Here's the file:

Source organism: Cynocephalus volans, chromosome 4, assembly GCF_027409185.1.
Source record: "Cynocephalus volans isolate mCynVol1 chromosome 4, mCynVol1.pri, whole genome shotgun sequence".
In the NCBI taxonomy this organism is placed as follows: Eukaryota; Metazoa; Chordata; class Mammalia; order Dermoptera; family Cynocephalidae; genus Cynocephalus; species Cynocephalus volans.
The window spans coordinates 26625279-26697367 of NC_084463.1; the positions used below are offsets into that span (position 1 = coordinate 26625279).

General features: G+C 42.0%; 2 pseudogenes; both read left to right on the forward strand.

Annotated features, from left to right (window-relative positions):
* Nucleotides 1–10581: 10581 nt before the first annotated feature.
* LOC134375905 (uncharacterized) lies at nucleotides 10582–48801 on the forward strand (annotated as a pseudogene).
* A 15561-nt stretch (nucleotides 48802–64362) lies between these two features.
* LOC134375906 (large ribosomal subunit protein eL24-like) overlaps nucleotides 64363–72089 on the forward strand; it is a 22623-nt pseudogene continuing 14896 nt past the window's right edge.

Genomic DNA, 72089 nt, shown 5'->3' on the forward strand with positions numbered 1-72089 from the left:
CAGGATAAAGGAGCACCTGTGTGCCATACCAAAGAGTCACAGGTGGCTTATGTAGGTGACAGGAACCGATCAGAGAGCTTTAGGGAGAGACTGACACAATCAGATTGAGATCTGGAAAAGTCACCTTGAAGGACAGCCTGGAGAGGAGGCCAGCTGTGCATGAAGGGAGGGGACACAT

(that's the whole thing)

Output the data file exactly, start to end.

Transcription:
Source organism: Cynocephalus volans, chromosome 4, assembly GCF_027409185.1.
Source record: "Cynocephalus volans isolate mCynVol1 chromosome 4, mCynVol1.pri, whole genome shotgun sequence".
In the NCBI taxonomy this organism is placed as follows: Eukaryota; Metazoa; Chordata; class Mammalia; order Dermoptera; family Cynocephalidae; genus Cynocephalus; species Cynocephalus volans.
The window spans coordinates 26625279-26697367 of NC_084463.1; the positions used below are offsets into that span (position 1 = coordinate 26625279).

General features: G+C 42.0%; 2 pseudogenes; both read left to right on the forward strand.

Annotated features, from left to right (window-relative positions):
* Nucleotides 1–10581: 10581 nt before the first annotated feature.
* LOC134375905 (uncharacterized) lies at nucleotides 10582–48801 on the forward strand (annotated as a pseudogene).
* A 15561-nt stretch (nucleotides 48802–64362) lies between these two features.
* LOC134375906 (large ribosomal subunit protein eL24-like) overlaps nucleotides 64363–72089 on the forward strand; it is a 22623-nt pseudogene continuing 14896 nt past the window's right edge.

Genomic DNA, 72089 nt, shown 5'->3' on the forward strand with positions numbered 1-72089 from the left:
CAGGATAAAGGAGCACCTGTGTGCCATACCAAAGAGTCACAGGTGGCTTATGTAGGTGACAGGAACCGATCAGAGAGCTTTAGGGAGAGACTGACACAATCAGATTGAGATCTGGAAAAGTCACCTTGAAGGACAGCCTGGAGAGGAGGCCAGCTGTGCATGAAGGGAGGGGACACAT